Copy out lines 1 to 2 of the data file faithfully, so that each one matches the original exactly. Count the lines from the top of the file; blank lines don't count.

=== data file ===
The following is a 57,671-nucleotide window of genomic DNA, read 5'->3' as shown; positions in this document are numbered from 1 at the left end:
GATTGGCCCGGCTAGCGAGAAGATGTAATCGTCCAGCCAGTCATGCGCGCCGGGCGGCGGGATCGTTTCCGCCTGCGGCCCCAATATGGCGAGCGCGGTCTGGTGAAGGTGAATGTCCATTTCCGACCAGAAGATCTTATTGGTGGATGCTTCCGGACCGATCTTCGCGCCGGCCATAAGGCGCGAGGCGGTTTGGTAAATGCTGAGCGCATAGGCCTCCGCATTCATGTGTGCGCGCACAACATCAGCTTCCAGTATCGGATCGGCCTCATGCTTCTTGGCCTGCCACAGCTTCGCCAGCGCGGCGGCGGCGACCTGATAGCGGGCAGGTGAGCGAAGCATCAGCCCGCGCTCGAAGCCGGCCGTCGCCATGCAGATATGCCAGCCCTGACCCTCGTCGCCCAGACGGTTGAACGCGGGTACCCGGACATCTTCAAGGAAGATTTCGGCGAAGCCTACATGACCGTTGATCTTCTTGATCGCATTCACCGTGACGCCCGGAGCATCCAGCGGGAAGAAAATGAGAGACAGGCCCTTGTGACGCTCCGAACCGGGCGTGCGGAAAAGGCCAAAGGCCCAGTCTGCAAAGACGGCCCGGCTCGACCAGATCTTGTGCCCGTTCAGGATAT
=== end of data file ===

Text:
The following is a 57,671-nucleotide window of genomic DNA, read 5'->3' as shown; positions in this document are numbered from 1 at the left end:
GATTGGCCCGGCTAGCGAGAAGATGTAATCGTCCAGCCAGTCATGCGCGCCGGGCGGCGGGATCGTTTCCGCCTGCGGCCCCAATATGGCGAGCGCGGTCTGGTGAAGGTGAATGTCCATTTCCGACCAGAAGATCTTATTGGTGGATGCTTCCGGACCGATCTTCGCGCCGGCCATAAGGCGCGAGGCGGTTTGGTAAATGCTGAGCGCATAGGCCTCCGCATTCATGTGTGCGCGCACAACATCAGCTTCCAGTATCGGATCGGCCTCATGCTTCTTGGCCTGCCACAGCTTCGCCAGCGCGGCGGCGGCGACCTGATAGCGGGCAGGTGAGCGAAGCATCAGCCCGCGCTCGAAGCCGGCCGTCGCCATGCAGATATGCCAGCCCTGACCCTCGTCGCCCAGACGGTTGAACGCGGGTACCCGGACATCTTCAAGGAAGATTTCGGCGAAGCCTACATGACCGTTGATCTTCTTGATCGCATTCACCGTGACGCCCGGAGCATCCAGCGGGAAGAAAATGAGAGACAGGCCCTTGTGACGCTCCGAACCGGGCGTGCGGAAAAGGCCAAAGGCCCAGTCTGCAAAGACGGCCCGGCTCGACCAGATCTTGTGCCCGTTCAGGATAT